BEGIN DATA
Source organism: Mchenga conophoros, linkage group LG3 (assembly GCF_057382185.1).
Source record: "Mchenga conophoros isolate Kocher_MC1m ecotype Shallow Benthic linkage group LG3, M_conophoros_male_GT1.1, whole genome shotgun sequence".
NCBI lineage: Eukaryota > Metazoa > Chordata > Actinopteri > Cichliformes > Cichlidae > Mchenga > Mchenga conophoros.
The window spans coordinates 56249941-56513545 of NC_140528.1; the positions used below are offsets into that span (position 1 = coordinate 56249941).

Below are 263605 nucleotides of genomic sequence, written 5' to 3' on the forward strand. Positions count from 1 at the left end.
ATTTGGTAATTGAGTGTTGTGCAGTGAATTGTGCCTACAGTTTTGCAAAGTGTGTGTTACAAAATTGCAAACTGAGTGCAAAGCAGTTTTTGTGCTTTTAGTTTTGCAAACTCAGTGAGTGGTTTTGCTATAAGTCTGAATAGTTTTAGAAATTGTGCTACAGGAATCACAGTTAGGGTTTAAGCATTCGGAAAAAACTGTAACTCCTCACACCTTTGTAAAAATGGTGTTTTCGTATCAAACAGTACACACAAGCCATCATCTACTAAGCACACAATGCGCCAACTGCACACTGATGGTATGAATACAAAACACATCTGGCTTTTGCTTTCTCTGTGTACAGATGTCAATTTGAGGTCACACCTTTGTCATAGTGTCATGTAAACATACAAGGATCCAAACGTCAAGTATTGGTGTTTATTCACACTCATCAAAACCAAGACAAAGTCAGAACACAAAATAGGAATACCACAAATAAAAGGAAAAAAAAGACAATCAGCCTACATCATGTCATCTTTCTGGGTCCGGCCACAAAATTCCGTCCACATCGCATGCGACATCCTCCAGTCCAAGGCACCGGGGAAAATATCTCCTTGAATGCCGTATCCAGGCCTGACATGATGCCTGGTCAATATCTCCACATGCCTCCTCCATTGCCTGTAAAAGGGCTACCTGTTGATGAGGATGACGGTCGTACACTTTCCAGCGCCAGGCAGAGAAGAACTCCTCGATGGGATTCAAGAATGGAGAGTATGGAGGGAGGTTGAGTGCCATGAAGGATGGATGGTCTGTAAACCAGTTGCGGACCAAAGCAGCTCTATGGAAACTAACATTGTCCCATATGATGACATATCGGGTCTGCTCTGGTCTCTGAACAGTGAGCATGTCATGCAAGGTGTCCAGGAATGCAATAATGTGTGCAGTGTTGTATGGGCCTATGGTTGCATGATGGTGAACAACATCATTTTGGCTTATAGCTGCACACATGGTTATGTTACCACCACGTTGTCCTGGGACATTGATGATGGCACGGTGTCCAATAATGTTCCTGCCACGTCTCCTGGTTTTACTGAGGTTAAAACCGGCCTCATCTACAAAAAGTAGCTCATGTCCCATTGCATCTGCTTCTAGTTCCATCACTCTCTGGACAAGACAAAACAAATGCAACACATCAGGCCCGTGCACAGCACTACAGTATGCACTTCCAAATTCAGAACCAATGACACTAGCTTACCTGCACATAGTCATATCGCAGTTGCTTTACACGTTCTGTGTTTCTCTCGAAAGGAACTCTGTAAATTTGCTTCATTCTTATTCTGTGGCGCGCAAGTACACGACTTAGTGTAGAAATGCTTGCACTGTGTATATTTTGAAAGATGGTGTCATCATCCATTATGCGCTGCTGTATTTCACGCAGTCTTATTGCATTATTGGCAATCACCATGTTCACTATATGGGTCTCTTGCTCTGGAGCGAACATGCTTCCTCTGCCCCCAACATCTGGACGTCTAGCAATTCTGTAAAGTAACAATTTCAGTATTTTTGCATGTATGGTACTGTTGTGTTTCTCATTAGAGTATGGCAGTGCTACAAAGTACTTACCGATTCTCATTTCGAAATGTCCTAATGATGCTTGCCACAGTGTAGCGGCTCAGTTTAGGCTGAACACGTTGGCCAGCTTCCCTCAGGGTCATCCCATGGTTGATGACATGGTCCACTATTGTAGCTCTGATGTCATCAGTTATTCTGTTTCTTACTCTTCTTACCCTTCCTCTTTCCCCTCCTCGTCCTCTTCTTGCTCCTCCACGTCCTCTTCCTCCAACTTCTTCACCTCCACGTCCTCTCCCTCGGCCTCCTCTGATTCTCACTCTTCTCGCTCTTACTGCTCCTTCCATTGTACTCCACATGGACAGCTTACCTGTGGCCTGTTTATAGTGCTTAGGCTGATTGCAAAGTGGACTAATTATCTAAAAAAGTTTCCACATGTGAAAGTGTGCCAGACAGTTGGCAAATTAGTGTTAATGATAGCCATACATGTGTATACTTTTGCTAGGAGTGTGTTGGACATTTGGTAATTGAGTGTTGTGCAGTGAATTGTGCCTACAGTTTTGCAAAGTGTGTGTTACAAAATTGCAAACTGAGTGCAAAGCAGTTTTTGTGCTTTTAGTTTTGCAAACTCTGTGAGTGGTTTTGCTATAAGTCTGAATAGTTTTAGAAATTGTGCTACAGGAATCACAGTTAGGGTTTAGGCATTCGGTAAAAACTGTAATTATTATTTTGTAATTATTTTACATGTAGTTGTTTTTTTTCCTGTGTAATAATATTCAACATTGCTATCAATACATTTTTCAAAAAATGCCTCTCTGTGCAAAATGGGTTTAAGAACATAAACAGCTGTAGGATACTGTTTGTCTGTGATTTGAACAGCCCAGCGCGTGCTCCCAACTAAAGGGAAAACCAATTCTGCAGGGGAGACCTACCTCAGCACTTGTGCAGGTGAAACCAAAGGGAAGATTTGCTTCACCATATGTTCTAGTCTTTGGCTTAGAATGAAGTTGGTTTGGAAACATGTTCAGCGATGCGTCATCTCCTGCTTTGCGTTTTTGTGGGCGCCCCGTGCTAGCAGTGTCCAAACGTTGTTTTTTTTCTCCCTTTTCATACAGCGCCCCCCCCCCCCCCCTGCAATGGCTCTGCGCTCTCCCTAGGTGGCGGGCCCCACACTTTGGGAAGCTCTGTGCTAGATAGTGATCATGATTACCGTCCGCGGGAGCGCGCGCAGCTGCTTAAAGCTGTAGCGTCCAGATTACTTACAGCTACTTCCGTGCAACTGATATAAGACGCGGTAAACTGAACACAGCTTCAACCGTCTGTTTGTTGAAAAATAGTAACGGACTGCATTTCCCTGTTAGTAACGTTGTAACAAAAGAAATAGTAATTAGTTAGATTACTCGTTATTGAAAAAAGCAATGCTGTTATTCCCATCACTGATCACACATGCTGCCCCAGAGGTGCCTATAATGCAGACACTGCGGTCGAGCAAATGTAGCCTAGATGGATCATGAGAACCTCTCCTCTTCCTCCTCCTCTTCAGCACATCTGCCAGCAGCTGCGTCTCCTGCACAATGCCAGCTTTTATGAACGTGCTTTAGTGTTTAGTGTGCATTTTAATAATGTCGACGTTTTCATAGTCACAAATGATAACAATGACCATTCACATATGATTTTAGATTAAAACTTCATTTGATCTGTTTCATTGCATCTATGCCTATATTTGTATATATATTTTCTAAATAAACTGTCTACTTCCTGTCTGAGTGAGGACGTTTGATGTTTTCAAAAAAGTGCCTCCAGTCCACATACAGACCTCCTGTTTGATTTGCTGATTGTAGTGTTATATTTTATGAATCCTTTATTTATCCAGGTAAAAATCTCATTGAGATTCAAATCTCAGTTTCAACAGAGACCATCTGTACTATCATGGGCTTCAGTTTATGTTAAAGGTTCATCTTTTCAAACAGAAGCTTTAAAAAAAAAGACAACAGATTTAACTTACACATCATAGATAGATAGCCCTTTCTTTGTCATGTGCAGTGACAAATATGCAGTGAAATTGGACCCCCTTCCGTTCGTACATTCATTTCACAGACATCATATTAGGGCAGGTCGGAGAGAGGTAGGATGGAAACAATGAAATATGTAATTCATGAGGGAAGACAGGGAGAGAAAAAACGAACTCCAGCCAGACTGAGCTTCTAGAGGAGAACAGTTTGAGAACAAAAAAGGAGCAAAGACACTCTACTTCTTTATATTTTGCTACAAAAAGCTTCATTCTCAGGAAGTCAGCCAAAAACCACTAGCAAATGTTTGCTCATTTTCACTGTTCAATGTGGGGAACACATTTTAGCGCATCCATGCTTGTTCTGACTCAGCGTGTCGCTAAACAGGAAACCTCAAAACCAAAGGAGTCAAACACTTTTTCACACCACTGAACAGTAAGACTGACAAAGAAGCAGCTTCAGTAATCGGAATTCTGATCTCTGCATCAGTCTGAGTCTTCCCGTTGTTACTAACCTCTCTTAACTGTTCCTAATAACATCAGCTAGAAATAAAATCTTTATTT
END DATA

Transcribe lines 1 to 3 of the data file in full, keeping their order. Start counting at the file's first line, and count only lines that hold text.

Source organism: Mchenga conophoros, linkage group LG3 (assembly GCF_057382185.1).
Source record: "Mchenga conophoros isolate Kocher_MC1m ecotype Shallow Benthic linkage group LG3, M_conophoros_male_GT1.1, whole genome shotgun sequence".
NCBI lineage: Eukaryota > Metazoa > Chordata > Actinopteri > Cichliformes > Cichlidae > Mchenga > Mchenga conophoros.